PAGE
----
Like campus smoking ban, fossil fuel use is a public health issue

by Nick Theis, University student

Everyone knows that old Mötley Crüe tune “Smokin’ in the Boys Room,” and the final line “smokin’ ain’t allowed in school.”

This past summer, the University of Minnesota went totally smoke-free. Now nobody can get a nicotine fix anywhere — not in the men’s room, not the locker room, the ladies’ room, nowhere — not even with an e-cigarette. So I am curious how this ban is being received among different groups, including liberals, conservatives, libertarians, smokers and nonsmokers alike. A survey by Boynton Health Service found, for instance, that about 47 percent of students strongly supported a smoking ban in 2012. Why?

I am not a smoker, so I can’t answer that. As an air-breather, however, I can say that the ban probably doesn’t go far enough, because whether you’re a heavy smoker or only a casual secondhand smoker, you have more to worry about than cigarette smoke.

Last October, the International Agency for Research on Cancer determined that the air we breathe is in fact a leading cause of cancer worldwide, causing more than 220,000 deaths due to lung cancer in 2010. And it’s not the cigarette smokers who are polluting the air. It’s the cars, factories and power plants.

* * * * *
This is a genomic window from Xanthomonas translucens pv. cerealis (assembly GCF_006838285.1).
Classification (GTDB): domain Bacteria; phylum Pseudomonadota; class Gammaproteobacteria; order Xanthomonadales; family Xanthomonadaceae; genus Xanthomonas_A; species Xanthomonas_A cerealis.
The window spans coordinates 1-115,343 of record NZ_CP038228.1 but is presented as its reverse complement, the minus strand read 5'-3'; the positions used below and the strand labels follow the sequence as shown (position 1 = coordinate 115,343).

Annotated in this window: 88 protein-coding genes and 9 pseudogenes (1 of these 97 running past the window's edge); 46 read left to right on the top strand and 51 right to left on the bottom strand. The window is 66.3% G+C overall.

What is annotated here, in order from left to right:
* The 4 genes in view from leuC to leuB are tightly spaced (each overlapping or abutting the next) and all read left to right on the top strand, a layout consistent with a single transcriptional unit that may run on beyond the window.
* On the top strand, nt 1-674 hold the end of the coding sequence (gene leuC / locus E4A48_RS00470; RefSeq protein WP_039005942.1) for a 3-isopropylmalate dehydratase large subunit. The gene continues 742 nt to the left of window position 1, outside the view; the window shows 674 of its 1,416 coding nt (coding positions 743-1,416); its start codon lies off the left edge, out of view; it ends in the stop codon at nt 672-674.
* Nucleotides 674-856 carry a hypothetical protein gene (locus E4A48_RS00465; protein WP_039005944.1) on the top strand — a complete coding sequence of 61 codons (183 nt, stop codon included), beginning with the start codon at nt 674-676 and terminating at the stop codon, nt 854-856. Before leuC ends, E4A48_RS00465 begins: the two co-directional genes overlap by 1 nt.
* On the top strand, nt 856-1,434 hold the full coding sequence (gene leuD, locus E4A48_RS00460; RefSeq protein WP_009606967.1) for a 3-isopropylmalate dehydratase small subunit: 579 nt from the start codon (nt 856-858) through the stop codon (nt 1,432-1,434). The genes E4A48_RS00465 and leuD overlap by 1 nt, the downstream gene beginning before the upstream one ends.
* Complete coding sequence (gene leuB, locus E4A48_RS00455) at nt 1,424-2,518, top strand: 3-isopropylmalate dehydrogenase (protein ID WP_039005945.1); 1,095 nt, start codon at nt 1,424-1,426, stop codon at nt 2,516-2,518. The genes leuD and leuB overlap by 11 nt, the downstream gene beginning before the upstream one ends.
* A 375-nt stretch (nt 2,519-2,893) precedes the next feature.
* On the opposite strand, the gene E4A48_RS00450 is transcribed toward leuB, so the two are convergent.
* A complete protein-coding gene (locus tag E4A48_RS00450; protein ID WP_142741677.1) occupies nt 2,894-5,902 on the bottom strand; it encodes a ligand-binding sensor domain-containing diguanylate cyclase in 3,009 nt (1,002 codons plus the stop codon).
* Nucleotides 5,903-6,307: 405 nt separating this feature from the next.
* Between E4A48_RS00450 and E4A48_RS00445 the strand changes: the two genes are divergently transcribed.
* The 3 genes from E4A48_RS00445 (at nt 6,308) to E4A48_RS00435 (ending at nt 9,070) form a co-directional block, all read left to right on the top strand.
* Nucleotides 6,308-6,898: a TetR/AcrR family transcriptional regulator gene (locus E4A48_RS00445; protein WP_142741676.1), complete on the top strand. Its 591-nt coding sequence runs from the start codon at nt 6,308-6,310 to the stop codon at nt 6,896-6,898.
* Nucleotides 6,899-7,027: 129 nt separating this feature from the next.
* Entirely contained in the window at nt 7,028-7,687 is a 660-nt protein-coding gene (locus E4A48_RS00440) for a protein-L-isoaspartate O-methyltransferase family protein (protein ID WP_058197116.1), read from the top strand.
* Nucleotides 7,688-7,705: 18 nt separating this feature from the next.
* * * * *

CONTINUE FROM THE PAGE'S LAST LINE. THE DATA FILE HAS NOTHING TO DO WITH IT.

If the University wants to ensure its residents live healthy lives via banning smoking, even if some of us have to sacrifice our liberties to implement these policies, why is it so hesitant to divest from the fossil fuel industry, let alone wean itself off fossil fuels?

It is possible that in fact the University, rather than genuinely looking out for the well-being of society, is concerned with its image: that passing a campus-wide ban on smoking will convince the public of its liberal ideals. After all, other campuses prohibit it. Even 3M bans smoking on its campus.  

It is also possible that people do not perceive fossil fuel use as a public health issue, but rather an environmental issue, a non-issue or something else less urgent than an epidemic.